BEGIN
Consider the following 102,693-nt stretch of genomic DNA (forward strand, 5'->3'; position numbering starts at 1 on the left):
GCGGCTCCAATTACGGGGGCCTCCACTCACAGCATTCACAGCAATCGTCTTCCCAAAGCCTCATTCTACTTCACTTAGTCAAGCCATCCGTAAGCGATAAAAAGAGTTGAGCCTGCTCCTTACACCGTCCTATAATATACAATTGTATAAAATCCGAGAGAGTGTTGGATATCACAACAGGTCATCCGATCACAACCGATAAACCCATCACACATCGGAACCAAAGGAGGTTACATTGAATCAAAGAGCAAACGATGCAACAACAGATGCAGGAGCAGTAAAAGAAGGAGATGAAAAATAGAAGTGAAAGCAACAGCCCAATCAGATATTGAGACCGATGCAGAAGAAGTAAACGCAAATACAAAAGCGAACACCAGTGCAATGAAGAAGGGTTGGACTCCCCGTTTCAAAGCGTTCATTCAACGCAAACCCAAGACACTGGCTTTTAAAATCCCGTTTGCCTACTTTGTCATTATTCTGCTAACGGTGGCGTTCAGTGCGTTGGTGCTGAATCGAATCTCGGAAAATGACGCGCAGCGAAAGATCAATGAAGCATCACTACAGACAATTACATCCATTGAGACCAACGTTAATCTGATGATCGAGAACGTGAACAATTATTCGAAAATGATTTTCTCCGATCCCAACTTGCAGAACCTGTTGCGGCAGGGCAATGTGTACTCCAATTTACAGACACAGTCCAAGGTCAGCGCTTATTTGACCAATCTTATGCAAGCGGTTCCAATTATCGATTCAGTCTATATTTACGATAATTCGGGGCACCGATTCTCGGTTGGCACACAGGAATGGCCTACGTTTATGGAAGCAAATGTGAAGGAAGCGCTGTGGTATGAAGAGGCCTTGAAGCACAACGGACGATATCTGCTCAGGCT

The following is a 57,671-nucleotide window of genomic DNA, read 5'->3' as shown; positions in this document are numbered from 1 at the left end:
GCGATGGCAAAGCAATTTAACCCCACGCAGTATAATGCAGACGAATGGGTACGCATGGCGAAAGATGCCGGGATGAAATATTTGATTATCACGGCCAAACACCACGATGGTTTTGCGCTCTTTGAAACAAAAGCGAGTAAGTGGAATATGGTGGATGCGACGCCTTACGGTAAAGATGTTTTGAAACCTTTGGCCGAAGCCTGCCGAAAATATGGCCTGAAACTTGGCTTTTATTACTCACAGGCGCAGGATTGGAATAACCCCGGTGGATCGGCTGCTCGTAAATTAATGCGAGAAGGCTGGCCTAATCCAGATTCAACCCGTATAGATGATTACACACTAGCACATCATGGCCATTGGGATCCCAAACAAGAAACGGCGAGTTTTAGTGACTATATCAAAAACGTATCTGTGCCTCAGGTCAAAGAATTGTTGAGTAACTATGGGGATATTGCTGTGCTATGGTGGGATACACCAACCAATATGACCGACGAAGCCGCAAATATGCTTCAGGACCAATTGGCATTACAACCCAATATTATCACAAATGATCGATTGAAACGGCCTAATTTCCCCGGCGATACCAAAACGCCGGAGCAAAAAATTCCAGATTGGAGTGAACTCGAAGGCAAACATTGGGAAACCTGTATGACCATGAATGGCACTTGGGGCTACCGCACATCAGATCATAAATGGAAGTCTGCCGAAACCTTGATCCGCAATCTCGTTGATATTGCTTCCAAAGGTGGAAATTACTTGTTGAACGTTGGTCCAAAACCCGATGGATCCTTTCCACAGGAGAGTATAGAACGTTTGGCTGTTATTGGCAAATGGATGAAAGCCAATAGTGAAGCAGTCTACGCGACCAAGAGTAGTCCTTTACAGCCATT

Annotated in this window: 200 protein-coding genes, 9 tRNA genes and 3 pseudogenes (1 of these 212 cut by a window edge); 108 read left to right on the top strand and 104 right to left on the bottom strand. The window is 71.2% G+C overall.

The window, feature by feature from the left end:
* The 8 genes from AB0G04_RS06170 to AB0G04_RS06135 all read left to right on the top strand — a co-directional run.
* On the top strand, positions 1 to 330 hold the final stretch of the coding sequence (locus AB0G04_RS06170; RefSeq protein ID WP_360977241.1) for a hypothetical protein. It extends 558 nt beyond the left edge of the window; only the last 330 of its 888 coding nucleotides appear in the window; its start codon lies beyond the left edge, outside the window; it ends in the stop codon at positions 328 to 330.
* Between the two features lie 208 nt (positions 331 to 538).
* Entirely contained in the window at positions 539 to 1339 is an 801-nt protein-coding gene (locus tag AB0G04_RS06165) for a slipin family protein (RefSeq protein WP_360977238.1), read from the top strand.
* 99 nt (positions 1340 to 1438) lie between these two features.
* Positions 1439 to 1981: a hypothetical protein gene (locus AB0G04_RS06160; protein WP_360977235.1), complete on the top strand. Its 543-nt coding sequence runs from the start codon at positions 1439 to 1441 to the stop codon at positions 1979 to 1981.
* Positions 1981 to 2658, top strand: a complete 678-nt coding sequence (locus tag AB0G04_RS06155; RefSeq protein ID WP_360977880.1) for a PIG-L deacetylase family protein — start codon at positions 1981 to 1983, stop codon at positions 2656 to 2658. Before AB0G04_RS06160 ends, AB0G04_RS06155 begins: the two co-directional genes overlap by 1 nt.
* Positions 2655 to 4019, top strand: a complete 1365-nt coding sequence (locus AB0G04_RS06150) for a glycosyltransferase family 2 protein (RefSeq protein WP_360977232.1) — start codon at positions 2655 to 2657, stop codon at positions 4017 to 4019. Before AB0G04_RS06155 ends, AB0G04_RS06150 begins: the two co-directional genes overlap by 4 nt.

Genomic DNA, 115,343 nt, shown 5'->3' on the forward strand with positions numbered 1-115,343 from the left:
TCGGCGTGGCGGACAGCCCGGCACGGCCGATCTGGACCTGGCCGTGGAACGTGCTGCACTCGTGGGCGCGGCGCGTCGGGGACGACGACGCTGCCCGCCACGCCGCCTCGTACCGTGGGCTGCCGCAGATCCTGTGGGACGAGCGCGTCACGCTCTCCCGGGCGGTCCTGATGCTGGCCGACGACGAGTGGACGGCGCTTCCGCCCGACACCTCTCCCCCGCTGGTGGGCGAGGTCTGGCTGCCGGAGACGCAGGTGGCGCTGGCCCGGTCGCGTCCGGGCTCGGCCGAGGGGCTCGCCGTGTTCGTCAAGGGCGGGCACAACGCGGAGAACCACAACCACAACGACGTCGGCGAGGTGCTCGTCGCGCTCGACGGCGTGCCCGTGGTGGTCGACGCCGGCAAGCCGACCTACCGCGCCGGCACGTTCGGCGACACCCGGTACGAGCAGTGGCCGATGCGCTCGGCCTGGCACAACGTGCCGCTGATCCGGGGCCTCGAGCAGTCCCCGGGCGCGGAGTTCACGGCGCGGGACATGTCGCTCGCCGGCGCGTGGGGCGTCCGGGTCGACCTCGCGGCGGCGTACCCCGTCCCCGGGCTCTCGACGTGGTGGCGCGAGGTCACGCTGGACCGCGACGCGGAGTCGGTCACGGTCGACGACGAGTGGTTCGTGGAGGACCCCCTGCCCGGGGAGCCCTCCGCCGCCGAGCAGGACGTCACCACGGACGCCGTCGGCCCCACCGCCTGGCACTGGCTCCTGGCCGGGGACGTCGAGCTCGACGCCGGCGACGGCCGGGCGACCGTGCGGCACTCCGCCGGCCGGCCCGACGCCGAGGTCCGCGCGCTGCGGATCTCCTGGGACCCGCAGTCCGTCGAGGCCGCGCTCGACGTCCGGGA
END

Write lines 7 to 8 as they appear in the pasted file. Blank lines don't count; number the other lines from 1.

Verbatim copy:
* The 8 genes from AB0G04_RS06170 to AB0G04_RS06135 all read left to right on the top strand — a co-directional run.
* On the top strand, positions 1 to 330 hold the final stretch of the coding sequence (locus AB0G04_RS06170; RefSeq protein ID WP_360977241.1) for a hypothetical protein. It extends 558 nt beyond the left edge of the window; only the last 330 of its 888 coding nucleotides appear in the window; its start codon lies beyond the left edge, outside the window; it ends in the stop codon at positions 328 to 330.